Coursework in Corporate Strategy Prof. Erik Larsen
Group Members: Kaloyan Blagoev Mariam Hayryan Robin Müller Dragana Stajic Immanuel Wüthrich Örs Zékany
During the 1990s a global and strong emphasis has been put on the environmental issues worldwide, legally binding documents being signed by governments, obliging to adopt “green” policies. Manufacturers had to follow the governments. Toyota answered to the “green debate” challenge by introducing the first mass-produced hybrid car in 1997. Toyota, the pioneer of Japan’s automobile industry was established as an independent company in 1937. Since 1958 the company has been exporting and started to manufacturing abroad. In 1950 Toyota Motor Sales Company was established which merged into the Corporation in 1982. Managing a truck and four car companies and producing over 5.5 million vehicles per year, Toyota is today the largest automobile producer in the world. The two pillars of Toyota Production System are just-in-time and built-in quality. The Porter’s 5 forces analysis of the car industry for the late 1990s shows low threat of new entrants, as well as low bargaining power of both buyers and suppliers. The threat of substitutes and the competitive rivalry were high. The SWOT analysis for the period between 1990 and 2000 shows that the main challenges of the decade were caused by legal (tariff-barriers) and macro-economical factors (oil crisis 1990, economical crisis 1997 in Asia), while the environmental concern was both a threat and an opportunity for Toyota. Its main strengths were the experience in the “greener” car sector and the introduction of Prius, as well as the successful Toyota Production System. The fact that the company had to recall some cars due to quality defficiencies, was its main weakness. The SWOT analysis looking at Toyota in 2009, shows increasing demands for cars, active cooperation in production and “green image” in Europe among opportunities. The economic situation as well as the current and upcoming competition are threats Toyota faces. The strong international position and being both, leader of the car industry in general as well as in the hybrid automobile segment are listed under strengths. The main weaknesses are the production overcapacities. Forecast predicts yielding the leading position in the worldwide car market to Volkswagen Group, due to its rapid acquisition strategy, though Toyota is still in a strong position, especially with its leadership for hybrid cars. Toyota needs to fit the production capacities to the actual needs to keep the leadership in the environmental-friendly car segment, also in the coming decade.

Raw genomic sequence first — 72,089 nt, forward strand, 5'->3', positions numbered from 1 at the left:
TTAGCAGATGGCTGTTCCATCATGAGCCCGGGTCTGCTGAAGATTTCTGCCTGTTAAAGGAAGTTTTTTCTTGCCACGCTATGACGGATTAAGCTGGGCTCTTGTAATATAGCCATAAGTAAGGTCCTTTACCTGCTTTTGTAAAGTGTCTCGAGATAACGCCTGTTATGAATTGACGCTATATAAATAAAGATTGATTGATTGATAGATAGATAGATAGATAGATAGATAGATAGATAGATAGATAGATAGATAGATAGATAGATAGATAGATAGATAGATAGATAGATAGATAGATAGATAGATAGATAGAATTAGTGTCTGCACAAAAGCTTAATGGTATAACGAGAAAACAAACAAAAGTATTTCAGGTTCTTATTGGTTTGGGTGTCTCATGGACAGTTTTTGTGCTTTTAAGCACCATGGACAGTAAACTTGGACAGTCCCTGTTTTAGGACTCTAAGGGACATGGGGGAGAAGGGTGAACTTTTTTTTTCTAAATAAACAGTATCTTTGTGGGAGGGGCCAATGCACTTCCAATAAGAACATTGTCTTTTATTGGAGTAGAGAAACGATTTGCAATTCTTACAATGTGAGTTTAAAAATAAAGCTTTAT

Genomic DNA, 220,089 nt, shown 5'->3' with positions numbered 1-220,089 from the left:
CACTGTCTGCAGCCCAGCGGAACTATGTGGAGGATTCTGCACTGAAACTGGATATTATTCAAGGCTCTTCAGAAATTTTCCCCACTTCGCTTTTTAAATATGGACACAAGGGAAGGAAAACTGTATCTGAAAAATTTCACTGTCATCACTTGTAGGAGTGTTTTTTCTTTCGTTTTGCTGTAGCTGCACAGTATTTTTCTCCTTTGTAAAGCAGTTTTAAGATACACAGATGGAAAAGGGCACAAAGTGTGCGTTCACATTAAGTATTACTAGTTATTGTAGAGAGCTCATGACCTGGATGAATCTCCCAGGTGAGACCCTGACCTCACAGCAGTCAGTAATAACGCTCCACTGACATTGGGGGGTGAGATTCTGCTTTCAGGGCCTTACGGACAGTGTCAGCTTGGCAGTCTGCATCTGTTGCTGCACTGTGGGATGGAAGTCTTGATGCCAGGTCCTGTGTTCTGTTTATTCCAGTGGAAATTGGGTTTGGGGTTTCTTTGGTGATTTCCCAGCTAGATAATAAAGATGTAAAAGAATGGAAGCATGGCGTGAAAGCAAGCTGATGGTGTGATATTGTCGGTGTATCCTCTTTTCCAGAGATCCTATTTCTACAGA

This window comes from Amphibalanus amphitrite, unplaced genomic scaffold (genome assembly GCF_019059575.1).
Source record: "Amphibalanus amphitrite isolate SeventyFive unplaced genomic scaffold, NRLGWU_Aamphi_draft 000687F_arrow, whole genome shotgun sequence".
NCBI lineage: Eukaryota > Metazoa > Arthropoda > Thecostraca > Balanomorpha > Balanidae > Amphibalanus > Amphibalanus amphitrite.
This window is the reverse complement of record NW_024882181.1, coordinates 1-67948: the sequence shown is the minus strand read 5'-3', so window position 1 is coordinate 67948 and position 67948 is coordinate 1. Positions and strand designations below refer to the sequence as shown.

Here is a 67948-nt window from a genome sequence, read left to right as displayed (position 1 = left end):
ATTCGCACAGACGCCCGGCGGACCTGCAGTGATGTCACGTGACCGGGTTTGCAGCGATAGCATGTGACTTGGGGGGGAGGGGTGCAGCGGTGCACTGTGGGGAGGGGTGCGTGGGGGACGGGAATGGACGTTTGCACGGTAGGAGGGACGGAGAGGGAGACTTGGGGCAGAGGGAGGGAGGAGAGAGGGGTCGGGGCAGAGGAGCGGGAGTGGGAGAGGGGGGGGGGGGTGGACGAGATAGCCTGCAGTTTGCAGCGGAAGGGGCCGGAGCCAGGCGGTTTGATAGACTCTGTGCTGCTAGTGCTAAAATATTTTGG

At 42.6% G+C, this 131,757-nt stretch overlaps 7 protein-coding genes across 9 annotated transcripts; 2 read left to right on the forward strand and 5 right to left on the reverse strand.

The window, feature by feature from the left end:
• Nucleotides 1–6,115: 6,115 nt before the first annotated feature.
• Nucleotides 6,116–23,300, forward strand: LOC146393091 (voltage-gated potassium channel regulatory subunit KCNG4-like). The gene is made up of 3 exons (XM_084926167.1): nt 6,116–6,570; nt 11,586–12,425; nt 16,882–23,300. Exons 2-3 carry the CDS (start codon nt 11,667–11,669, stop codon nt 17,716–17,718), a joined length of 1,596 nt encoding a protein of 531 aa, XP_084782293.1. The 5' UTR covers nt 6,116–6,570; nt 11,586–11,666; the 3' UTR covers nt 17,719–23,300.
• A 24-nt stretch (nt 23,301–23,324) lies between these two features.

1 HISTORY OF TOYOTA MOTOR CORPORATION 1.1 1.2 1.3 1.4 EARLY DAYS, PREWAR AND POSTWAR DEVELOPMENT INTERNATIONALIZATION AND MODERN DAYS OF TOYOTA DIVISIONS AND ACQUISITIONS THE DEVELOPMENT OF THE TOYOTA PRODUCTION SYSTEM
2 2 3 4 4 6 7 7 7 7 7 8 8 8 10 12 14 14 14 15
2 PORTER'S 5 FORCES ANALYSIS 2.1 2.2 2.3 2.4 2.5 2.6 THREAT OF NEW ENTRANTS BUYERS’ BARGAINING POWER THREAT OF SUBSTITUTES SUPPLIERS’ BARGAINING POWER LOW COMPETITIVE RIVALRY MAIN DRIVERS TO CHANGE
3 SWOTANALYSIS 3.1 SWOTANALYSIS OF TOYOTA, 19902000 3.2 STRATEGIES FOLLOWED BY TOYOTA TO FACE THE CHALLENGES 3.3 SWOTANALYSIS OF TOYOTA, 2009 3.3.1 OPPORTUNITIES 3.3.2 THREATS 3.3.3 STRENGTHS 3.3.4 WEAKNESSES
“…We are striving to create a new automotive paradigm one that contributes to a bountiful society as it helps preserve the Earth’s environment”. Fujio Cho, Chairman Toyota Motor Corporation1
Global environmental problems are indeed among the major challenges of the 21st century and they became a crucial aspect of the corporate social responsibility of big manufacturers. Due to the UN Framework Convention on Climate Change treaty in 1992 and the Kyoto Protocol, which...